While the world’s flu fighters have concentrated on countering the H1N1 swine flu pandemic, avian influenza H5N1 has quietly continued to take its toll on both poultry and humans. Last year, 17 countries, stretching from Cote d’Ivoire and Germany to China and Japan, reported outbreaks of H5N1 in domestic poultry and wild birds; and the World Health Organization, which still says H5N1 poses a pandemic threat, recorded 72 human cases, 32 of them fatal [in 2009]. The brunt of the outbreak, entering its 8th year, is still in China and the developing countries of South East Asia. [In fact in 2009 39 of the 72 confirmed human cases were recorded in Egypt.
[In the year 2009] Indonesia alone accounted for 19 of the 32 H5N1 [human] deaths; Viet Nam, for 5 and China for 4. But there are glimmers of progress. The number of human deaths has been dropping since peaking at 79 in 2006. And fewer countries reported outbreaks in 2009 than in 2008 [5 in 2009, 6 in 2008]. Countries are refining responses to outbreaks, (Snip)
(Snip) researchers from Cambodia, China, Indonesia, Laos, Thailand, and Viet Nam compared notes on the effectiveness of control measures. Scientists reported that carefully targeted culling can be just as effective as widespread culling, and less disruptive. Others reported that reducing risk among those keeping backyard poultry has to be a community-wide effort, since changing the practices of individual farmers has proven difficult.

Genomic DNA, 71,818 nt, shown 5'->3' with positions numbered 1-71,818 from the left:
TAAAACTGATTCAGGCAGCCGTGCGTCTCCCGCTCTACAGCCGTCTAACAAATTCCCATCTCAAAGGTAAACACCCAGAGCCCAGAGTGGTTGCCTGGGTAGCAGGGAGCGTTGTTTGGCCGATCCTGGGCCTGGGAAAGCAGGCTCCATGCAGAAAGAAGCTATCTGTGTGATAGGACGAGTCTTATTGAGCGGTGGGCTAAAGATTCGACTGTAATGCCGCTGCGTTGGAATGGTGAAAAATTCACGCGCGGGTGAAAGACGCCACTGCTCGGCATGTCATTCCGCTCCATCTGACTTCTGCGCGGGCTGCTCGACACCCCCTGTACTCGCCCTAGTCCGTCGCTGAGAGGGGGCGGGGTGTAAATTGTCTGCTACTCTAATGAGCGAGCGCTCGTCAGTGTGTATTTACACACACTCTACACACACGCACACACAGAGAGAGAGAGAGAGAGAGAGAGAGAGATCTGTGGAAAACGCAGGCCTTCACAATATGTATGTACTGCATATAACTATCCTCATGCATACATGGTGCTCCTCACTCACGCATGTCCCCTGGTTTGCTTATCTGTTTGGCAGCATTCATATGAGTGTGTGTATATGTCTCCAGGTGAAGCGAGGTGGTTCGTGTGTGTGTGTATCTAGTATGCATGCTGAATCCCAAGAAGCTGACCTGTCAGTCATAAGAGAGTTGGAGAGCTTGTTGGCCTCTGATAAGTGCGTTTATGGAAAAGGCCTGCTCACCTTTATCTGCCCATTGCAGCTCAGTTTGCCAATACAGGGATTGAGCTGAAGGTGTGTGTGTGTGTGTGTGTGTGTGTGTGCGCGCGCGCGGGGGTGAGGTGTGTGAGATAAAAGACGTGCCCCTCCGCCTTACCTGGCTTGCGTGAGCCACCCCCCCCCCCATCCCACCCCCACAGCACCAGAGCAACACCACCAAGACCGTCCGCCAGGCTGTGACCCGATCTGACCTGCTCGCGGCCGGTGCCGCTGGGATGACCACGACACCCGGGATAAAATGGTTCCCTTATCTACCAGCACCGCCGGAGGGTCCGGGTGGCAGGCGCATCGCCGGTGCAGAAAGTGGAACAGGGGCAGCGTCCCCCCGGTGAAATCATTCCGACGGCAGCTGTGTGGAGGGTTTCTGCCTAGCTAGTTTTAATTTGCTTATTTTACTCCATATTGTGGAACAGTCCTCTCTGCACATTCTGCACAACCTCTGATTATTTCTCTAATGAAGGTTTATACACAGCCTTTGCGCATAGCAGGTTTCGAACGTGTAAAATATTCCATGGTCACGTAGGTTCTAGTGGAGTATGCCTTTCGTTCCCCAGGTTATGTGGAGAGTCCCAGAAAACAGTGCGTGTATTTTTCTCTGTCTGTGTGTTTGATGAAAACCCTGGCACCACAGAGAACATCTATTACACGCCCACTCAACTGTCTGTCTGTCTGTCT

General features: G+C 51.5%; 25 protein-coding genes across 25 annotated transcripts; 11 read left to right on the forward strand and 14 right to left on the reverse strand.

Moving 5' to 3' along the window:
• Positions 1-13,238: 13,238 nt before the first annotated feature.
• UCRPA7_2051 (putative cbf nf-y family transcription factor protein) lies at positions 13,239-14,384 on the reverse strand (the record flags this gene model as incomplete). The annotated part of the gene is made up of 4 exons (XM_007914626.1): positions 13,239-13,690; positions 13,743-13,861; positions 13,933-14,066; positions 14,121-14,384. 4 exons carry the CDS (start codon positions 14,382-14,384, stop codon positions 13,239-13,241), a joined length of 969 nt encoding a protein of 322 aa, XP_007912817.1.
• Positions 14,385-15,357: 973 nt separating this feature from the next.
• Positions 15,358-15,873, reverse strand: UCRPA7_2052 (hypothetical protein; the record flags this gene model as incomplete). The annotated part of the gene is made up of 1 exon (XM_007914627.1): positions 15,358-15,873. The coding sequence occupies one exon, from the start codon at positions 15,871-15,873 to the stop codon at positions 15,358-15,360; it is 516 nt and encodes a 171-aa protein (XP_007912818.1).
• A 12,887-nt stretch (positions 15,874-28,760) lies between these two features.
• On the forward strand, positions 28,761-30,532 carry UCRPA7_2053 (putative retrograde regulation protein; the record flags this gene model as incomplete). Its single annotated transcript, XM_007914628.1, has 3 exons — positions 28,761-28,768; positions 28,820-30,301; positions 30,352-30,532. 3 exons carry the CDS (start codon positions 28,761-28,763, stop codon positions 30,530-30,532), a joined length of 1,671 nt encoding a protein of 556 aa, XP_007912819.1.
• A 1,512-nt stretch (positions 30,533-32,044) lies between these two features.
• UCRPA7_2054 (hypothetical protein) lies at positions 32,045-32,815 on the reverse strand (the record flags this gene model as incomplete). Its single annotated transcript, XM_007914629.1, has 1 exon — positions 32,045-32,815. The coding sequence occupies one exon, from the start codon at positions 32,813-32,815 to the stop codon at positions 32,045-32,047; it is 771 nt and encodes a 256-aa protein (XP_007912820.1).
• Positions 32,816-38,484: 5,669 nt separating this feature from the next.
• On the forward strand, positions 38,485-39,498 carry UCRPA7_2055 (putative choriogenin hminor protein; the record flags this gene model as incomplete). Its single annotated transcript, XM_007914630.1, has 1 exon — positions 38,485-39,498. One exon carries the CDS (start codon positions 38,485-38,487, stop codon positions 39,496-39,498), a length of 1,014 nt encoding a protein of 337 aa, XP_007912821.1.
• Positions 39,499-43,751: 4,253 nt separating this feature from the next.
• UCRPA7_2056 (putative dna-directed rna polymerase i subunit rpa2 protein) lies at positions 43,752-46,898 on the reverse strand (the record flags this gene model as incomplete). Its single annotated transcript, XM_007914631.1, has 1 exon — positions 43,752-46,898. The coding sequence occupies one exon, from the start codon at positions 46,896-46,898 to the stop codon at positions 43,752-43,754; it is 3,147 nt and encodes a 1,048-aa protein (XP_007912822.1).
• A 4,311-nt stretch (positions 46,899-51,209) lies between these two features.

In particular, Witthawat Wiriyarat, a veterinarian and virologist at Mahidol University in Bangkok told ScienceInsider that a 3 year old regional surveillance network is making progress in sorting out the role of wild birds. Some waterfowl initially thought to be spreading the virus, such as the Asian openbill stork, are now known to quickly succumb to H5N1 infection, Wiriyarat says. But passerine species, or perching birds, are
apparently carrying the virus without ill effects, says Fumin Lei, of the Chinese Academy of Sciences’ Institute of Zoology in Beijing. He adds that there is a high correlation of outbreaks in poultry and passerine movements.
Wiriyarat says it is still unclear what is sustaining the outbreak, whether there is a natural reservoir for H5N1, and how the virus is passed between domestic and wild birds. (Snip) the most effective way to reduce the amount of virus in circulation is to control outbreaks in poultry, he says.
• A/H1N1 Influenza to Keep Spreading in China: Ministry (Link)
• Indonesian Bird Flu Risk Remains High (Link)
• Central Prison Cleared of Swine Flu (Link)
• MO: More bighorns killed in effort to stop pneumonia outbreak (ProMED) (Link)
• Crunching the swine flu numbers (Link)
• German Team Finds Host Factors Needed For Flu Virus Replication (Link)
• Crofsblogs: Vietnam Spending millions against H1N1 and finding problems (Link)
• Effect Measure: Another swine flu virus (Link)
• Helen Branswell: U.S. CDC reports finding single case of a new swine flu; no sustained spread (Link)
• Recombinomics: Confirmed H1N1 D225G Transmission in Italian Family (Link)